Daily Vaper

Latest Surveys Show Smoking Rate In Free Fall As Vaping Stays Strong

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Guy Bentley Research Associate, Reason Foundation
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The US smoking rate has plummeted to a record low, while the percentage of Americans vaping remains at an all time high.

The smoking rate typically declines by around one percentage point per year, but in 2015 that decline doubled, falling from 17 to 15 percent, according to the Centers for Disease Control and Development (CDC).

CDC data released Tuesday shows the two percentage point drop was the biggest since the year 1992 to 1993 when the smoking rate fell by 1.5 percentage points.

The CDC’s findings came the same day as a new Reuters/Ipsos poll showing the percentage of American adults vaping in 2016 still going strong a 10 percent.

The percentage of vapers remained stable from the last Reuters/Ipsos poll in 2015 despite a bombardment of bad headlines for e-cigarette users. But the poll was also filled with also dark clouds for e-cigarette advocates.

Almost half of respondents said vaping was just as dangerous as smoking compared to 38 percent who said the same this in 2015. The percentage of people who don’t believe e-cigarettes can help smokers quit rose from 39 percent in 2015 to 43 percent in 2016. (RELATED: Gallup Poll Shows Smoking Rate Collapsing As E-Cigarette Use Soars)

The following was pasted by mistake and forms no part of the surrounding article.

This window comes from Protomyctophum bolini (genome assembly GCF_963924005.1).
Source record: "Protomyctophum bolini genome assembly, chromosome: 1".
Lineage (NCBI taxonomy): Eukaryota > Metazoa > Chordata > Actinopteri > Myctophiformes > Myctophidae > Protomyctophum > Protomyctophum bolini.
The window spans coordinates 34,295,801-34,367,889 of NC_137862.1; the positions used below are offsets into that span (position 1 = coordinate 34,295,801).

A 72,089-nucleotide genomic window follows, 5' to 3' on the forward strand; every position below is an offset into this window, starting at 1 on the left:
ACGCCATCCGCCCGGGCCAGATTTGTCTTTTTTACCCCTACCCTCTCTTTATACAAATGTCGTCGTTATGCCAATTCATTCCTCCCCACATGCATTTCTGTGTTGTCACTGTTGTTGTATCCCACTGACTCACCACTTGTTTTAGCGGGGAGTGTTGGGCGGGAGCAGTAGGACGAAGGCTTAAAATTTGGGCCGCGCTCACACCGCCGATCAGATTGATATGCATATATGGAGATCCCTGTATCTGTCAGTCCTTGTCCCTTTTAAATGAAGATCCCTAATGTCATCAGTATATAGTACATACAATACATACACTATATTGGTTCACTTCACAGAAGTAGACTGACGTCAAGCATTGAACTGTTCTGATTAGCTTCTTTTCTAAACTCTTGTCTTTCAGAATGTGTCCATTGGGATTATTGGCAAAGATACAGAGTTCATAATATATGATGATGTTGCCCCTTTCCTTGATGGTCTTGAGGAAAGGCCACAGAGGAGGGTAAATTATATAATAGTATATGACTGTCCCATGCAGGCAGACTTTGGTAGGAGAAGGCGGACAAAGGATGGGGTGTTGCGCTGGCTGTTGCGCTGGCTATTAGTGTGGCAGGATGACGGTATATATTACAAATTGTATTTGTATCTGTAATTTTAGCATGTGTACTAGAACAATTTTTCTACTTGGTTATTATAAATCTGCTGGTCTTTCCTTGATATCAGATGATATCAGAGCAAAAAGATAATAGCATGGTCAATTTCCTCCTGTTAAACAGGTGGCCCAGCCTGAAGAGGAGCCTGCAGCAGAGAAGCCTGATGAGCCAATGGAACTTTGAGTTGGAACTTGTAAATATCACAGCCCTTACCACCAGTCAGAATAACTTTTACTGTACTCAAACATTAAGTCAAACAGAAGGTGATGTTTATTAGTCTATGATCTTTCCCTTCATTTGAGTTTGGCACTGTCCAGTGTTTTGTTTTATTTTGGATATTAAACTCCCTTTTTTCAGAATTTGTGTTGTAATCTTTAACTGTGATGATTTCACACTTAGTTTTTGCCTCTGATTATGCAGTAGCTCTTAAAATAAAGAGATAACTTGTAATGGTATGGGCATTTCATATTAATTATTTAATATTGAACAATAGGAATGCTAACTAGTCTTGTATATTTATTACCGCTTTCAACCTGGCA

Two-thirds of people said vaping can be addictive and 49 percent said it could have a similar effect to second-hand smoke compared with 49 percent and 42 percent in 2015 respectively.

According to some industry analysts, the stall in e-cigarette growth could be good news for Big Tobacco. “In some ways, a move away from e-cigarettes is actually positive for Altria and Reynolds, Morningstar analyst Adam Fleck told Reuters. Fleck argues the  pointing out it may help sustain sales of conventional cigarettes, whose margins are much higher.

Fleck argues fewer vapers could mean sustained sales of regular tobacco cigarettes, which are more profitable than e-cigarettes. Wells Fargo estimates US e-cigarette sales could reach as much as $4.1 billion in 2016.

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Tags : cdc reuters
Guy Bentley